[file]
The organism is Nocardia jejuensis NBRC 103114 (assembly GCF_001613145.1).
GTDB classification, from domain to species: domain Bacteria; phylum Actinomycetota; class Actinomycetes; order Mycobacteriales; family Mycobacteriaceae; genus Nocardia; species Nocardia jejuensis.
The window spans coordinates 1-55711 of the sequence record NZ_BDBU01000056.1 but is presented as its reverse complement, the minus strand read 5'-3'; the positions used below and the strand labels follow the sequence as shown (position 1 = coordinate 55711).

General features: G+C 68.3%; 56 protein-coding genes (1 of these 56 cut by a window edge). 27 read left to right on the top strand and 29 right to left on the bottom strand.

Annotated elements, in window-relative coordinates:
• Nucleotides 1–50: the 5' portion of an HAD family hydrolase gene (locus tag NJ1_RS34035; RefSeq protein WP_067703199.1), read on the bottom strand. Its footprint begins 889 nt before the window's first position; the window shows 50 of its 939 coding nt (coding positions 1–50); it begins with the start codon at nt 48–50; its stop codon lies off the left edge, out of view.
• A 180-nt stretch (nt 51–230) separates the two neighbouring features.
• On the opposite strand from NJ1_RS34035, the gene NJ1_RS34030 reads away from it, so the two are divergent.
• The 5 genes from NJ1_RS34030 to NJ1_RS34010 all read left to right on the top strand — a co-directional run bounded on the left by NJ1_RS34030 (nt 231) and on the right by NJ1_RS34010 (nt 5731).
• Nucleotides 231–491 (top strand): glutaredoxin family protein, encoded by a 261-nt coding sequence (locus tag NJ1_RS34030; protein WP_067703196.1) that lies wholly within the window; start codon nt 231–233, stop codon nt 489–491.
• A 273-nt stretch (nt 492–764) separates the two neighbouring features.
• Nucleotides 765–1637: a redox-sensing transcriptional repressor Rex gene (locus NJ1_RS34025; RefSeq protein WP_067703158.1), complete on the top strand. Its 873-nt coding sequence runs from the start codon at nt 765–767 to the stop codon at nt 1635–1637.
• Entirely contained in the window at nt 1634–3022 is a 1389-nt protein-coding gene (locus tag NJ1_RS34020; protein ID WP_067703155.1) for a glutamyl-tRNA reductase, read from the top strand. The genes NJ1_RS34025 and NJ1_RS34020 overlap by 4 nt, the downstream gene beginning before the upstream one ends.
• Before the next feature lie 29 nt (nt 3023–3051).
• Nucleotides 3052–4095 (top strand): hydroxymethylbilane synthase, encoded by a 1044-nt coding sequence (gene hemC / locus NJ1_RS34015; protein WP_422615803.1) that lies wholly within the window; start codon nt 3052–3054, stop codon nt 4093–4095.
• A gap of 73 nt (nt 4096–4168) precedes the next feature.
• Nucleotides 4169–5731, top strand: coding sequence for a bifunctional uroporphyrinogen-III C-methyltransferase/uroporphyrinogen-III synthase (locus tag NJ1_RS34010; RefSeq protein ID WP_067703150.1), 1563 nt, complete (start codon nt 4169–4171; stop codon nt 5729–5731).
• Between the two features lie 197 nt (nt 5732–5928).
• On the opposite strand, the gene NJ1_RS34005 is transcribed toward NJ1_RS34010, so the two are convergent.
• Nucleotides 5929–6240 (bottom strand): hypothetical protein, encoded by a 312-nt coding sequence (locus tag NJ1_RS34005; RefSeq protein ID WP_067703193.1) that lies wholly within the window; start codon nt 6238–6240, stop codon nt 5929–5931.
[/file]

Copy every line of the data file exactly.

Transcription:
The organism is Nocardia jejuensis NBRC 103114 (assembly GCF_001613145.1).
GTDB classification, from domain to species: domain Bacteria; phylum Actinomycetota; class Actinomycetes; order Mycobacteriales; family Mycobacteriaceae; genus Nocardia; species Nocardia jejuensis.
The window spans coordinates 1-55711 of the sequence record NZ_BDBU01000056.1 but is presented as its reverse complement, the minus strand read 5'-3'; the positions used below and the strand labels follow the sequence as shown (position 1 = coordinate 55711).

General features: G+C 68.3%; 56 protein-coding genes (1 of these 56 cut by a window edge). 27 read left to right on the top strand and 29 right to left on the bottom strand.

Annotated elements, in window-relative coordinates:
• Nucleotides 1–50: the 5' portion of an HAD family hydrolase gene (locus tag NJ1_RS34035; RefSeq protein WP_067703199.1), read on the bottom strand. Its footprint begins 889 nt before the window's first position; the window shows 50 of its 939 coding nt (coding positions 1–50); it begins with the start codon at nt 48–50; its stop codon lies off the left edge, out of view.
• A 180-nt stretch (nt 51–230) separates the two neighbouring features.
• On the opposite strand from NJ1_RS34035, the gene NJ1_RS34030 reads away from it, so the two are divergent.
• The 5 genes from NJ1_RS34030 to NJ1_RS34010 all read left to right on the top strand — a co-directional run bounded on the left by NJ1_RS34030 (nt 231) and on the right by NJ1_RS34010 (nt 5731).
• Nucleotides 231–491 (top strand): glutaredoxin family protein, encoded by a 261-nt coding sequence (locus tag NJ1_RS34030; protein WP_067703196.1) that lies wholly within the window; start codon nt 231–233, stop codon nt 489–491.
• A 273-nt stretch (nt 492–764) separates the two neighbouring features.
• Nucleotides 765–1637: a redox-sensing transcriptional repressor Rex gene (locus NJ1_RS34025; RefSeq protein WP_067703158.1), complete on the top strand. Its 873-nt coding sequence runs from the start codon at nt 765–767 to the stop codon at nt 1635–1637.
• Entirely contained in the window at nt 1634–3022 is a 1389-nt protein-coding gene (locus tag NJ1_RS34020; protein ID WP_067703155.1) for a glutamyl-tRNA reductase, read from the top strand. The genes NJ1_RS34025 and NJ1_RS34020 overlap by 4 nt, the downstream gene beginning before the upstream one ends.
• Before the next feature lie 29 nt (nt 3023–3051).
• Nucleotides 3052–4095 (top strand): hydroxymethylbilane synthase, encoded by a 1044-nt coding sequence (gene hemC / locus NJ1_RS34015; protein WP_422615803.1) that lies wholly within the window; start codon nt 3052–3054, stop codon nt 4093–4095.
• A gap of 73 nt (nt 4096–4168) precedes the next feature.
• Nucleotides 4169–5731, top strand: coding sequence for a bifunctional uroporphyrinogen-III C-methyltransferase/uroporphyrinogen-III synthase (locus tag NJ1_RS34010; RefSeq protein ID WP_067703150.1), 1563 nt, complete (start codon nt 4169–4171; stop codon nt 5729–5731).
• Between the two features lie 197 nt (nt 5732–5928).
• On the opposite strand, the gene NJ1_RS34005 is transcribed toward NJ1_RS34010, so the two are convergent.
• Nucleotides 5929–6240 (bottom strand): hypothetical protein, encoded by a 312-nt coding sequence (locus tag NJ1_RS34005; RefSeq protein ID WP_067703193.1) that lies wholly within the window; start codon nt 6238–6240, stop codon nt 5929–5931.